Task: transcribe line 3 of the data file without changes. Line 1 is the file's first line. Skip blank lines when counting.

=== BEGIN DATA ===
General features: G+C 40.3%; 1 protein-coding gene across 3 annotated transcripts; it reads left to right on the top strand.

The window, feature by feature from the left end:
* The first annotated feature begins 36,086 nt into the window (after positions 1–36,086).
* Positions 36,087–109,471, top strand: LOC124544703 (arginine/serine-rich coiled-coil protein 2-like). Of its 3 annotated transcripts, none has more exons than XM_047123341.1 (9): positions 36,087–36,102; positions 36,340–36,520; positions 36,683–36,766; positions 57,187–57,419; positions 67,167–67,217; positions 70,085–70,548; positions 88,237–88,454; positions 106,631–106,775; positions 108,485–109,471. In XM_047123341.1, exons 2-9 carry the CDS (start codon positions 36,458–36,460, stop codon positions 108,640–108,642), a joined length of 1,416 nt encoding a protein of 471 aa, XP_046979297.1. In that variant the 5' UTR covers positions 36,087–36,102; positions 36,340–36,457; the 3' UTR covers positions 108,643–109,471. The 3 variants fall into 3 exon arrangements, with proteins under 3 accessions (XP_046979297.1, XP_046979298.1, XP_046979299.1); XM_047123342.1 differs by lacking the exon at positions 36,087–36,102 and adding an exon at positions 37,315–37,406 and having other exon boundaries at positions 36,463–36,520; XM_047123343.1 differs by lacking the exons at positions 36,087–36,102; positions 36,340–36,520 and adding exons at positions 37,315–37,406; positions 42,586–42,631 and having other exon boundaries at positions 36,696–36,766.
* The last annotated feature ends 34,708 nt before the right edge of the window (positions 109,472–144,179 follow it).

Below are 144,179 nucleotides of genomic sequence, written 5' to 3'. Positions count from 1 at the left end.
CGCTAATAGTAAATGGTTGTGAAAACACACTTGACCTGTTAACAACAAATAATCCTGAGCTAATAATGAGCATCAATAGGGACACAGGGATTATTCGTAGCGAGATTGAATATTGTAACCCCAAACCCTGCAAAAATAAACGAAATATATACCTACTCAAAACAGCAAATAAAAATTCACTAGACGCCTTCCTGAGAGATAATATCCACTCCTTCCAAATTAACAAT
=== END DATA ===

* The first annotated feature begins 36,086 nt into the window (after positions 1–36,086).